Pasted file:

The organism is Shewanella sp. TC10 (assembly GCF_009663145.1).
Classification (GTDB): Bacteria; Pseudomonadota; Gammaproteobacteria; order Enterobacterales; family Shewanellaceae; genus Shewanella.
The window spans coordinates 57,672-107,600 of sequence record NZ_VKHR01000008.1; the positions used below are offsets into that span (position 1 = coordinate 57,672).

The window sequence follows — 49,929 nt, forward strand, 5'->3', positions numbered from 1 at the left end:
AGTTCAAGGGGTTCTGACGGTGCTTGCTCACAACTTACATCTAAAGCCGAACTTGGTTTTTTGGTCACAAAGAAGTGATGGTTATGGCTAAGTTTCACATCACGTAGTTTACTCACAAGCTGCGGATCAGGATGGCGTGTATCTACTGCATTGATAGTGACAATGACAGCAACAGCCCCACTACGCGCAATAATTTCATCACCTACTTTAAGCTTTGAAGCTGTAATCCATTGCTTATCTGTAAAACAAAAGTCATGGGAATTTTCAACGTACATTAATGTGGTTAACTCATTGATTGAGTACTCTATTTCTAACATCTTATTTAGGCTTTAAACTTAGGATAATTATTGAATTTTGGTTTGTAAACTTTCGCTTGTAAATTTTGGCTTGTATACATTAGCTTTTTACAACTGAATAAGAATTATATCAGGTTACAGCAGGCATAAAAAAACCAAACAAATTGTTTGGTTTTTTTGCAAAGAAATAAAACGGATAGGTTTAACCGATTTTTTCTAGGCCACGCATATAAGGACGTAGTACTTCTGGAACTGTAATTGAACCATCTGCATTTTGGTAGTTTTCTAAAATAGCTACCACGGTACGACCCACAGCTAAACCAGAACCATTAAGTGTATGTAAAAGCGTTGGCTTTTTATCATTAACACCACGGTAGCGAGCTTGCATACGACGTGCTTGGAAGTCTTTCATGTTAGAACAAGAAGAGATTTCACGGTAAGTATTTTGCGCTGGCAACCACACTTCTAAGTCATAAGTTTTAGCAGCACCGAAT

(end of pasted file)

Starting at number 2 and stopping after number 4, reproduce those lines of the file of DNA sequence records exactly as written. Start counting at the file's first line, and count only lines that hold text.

Classification (GTDB): Bacteria; Pseudomonadota; Gammaproteobacteria; order Enterobacterales; family Shewanellaceae; genus Shewanella.
The window spans coordinates 57,672-107,600 of sequence record NZ_VKHR01000008.1; the positions used below are offsets into that span (position 1 = coordinate 57,672).

The window sequence follows — 49,929 nt, forward strand, 5'->3', positions numbered from 1 at the left end: